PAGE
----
You can pass commands to ftp through standard input. In a script you will end up with a here document
. For example:
/usr/bin/ftp -ni 10.10.10.10 <<-EOS
user comin weldone
You can put every permitted ftp command inside the here document. In my example I used the user
command to login. The binary
command to ensure a correct transfer of all types of files, the cd
command to go to the directory where you want to upload, the mput
statement and the bye
command to quit politely.
In a here document you can put shell variables or command substitutions to manage dynamic data. The shell will expand them before actually execute the ftp commands. Regarding the ftp option, I usually put -n to avoid the automatic login through the .netrc file (if any) and the -i option to prevent interactive prompting. This happens when you transfer multiple files and the ftp asks you confirmation about every file (in alternative you can use the prompt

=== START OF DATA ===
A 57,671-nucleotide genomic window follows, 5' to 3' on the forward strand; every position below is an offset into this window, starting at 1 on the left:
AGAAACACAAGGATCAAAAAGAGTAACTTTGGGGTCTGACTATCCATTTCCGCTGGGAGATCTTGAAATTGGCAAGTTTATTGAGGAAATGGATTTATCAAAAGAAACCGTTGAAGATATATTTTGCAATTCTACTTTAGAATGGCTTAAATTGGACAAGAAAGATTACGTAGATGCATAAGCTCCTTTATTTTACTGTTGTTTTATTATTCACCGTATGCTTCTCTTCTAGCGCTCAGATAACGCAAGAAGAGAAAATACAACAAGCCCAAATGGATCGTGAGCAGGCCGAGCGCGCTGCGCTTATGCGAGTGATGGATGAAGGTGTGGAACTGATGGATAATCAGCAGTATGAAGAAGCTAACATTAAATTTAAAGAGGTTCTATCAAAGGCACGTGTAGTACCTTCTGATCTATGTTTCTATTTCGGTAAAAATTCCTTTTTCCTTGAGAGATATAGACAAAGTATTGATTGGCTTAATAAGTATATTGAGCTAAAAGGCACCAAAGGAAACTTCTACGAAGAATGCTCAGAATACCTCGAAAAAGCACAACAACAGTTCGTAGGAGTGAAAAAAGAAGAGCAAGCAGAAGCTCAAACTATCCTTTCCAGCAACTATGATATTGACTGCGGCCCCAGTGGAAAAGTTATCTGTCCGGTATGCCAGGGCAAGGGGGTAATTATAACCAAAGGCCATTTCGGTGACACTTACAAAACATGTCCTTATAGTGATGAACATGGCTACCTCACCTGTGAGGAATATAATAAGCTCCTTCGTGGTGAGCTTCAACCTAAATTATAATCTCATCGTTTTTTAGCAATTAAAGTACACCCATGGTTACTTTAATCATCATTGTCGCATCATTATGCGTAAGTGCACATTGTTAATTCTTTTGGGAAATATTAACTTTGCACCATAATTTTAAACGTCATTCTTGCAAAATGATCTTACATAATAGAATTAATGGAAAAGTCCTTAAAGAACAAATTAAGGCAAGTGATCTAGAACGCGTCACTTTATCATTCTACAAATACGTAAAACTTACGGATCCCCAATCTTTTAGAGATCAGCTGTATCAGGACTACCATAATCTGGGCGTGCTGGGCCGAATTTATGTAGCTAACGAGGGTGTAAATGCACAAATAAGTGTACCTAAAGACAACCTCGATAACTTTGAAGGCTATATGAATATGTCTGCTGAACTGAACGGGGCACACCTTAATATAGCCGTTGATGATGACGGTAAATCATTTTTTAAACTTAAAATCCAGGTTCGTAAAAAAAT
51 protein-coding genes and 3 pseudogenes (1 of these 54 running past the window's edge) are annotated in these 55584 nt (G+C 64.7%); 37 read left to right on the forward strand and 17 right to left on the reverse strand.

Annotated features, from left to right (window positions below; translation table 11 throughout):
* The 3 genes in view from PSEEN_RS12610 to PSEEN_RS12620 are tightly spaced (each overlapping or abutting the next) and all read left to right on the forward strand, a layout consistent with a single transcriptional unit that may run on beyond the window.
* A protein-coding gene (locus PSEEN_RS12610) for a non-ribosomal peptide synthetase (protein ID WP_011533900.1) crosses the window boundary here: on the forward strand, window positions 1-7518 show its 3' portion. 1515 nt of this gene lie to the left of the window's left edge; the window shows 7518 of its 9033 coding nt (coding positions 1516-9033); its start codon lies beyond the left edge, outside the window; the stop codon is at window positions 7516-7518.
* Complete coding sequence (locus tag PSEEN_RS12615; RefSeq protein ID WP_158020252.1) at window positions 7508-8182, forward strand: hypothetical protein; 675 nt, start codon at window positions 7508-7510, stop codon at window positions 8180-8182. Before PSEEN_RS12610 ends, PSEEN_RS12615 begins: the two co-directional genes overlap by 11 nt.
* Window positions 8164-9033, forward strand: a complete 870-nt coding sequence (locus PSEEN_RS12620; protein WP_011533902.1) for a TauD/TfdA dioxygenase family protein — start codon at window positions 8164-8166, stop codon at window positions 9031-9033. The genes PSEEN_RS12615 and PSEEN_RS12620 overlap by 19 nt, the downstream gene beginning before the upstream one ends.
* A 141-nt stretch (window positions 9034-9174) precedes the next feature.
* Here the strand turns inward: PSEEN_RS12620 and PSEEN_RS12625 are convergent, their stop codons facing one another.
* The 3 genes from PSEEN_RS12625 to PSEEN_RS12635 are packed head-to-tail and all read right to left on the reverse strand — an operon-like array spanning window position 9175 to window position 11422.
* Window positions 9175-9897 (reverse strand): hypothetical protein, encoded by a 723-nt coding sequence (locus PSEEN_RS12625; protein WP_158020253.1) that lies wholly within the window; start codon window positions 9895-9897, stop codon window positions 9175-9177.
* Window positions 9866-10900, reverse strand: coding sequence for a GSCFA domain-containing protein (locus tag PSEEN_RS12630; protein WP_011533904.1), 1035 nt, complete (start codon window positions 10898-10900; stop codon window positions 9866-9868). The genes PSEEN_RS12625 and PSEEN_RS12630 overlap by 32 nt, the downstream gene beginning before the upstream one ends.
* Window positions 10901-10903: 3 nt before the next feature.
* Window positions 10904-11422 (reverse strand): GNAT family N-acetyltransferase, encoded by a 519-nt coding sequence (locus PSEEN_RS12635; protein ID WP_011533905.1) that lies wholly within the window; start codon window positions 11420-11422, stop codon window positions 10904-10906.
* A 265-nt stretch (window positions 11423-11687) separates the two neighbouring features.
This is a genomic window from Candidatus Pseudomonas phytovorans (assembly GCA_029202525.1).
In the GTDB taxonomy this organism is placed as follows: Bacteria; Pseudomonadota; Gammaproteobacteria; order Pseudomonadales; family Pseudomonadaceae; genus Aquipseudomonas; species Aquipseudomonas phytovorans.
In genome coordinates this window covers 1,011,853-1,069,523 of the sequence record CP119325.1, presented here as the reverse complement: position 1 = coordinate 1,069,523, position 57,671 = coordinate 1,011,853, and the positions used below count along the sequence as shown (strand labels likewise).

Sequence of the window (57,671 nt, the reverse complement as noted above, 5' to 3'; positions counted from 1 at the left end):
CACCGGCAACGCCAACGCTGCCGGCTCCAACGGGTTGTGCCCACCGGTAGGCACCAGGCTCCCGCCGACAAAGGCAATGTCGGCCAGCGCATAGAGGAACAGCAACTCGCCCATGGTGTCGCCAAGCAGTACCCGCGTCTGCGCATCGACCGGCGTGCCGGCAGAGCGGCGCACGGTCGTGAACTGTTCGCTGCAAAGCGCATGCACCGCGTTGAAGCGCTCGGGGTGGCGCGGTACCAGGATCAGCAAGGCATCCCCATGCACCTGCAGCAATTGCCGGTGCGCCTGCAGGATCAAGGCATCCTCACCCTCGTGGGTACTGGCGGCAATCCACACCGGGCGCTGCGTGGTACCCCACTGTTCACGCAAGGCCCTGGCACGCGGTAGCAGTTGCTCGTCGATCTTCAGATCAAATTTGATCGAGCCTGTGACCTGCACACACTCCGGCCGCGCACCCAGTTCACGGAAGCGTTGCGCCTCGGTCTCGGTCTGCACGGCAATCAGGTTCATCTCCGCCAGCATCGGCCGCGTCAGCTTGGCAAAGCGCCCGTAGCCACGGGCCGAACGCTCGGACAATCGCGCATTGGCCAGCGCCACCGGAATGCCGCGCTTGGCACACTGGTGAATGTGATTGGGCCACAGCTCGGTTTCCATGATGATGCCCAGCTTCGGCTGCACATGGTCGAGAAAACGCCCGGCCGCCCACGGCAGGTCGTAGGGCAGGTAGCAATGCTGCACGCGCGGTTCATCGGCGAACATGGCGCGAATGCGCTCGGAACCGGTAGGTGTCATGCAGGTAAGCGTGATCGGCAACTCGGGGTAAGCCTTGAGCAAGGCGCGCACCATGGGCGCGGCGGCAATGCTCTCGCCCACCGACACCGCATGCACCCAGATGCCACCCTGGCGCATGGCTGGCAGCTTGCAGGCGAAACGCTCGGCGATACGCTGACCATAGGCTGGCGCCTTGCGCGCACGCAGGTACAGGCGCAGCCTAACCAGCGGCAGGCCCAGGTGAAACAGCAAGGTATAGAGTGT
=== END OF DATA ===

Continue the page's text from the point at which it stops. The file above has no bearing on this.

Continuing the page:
command to toggle the interactive prompting on and off).
A security concern is that in this kind of script you have to write username and password in clear text. If someone with malicious intent has access to your script, he can do some damage to the remote server.
Hope this helps. See also man ftp for future reference.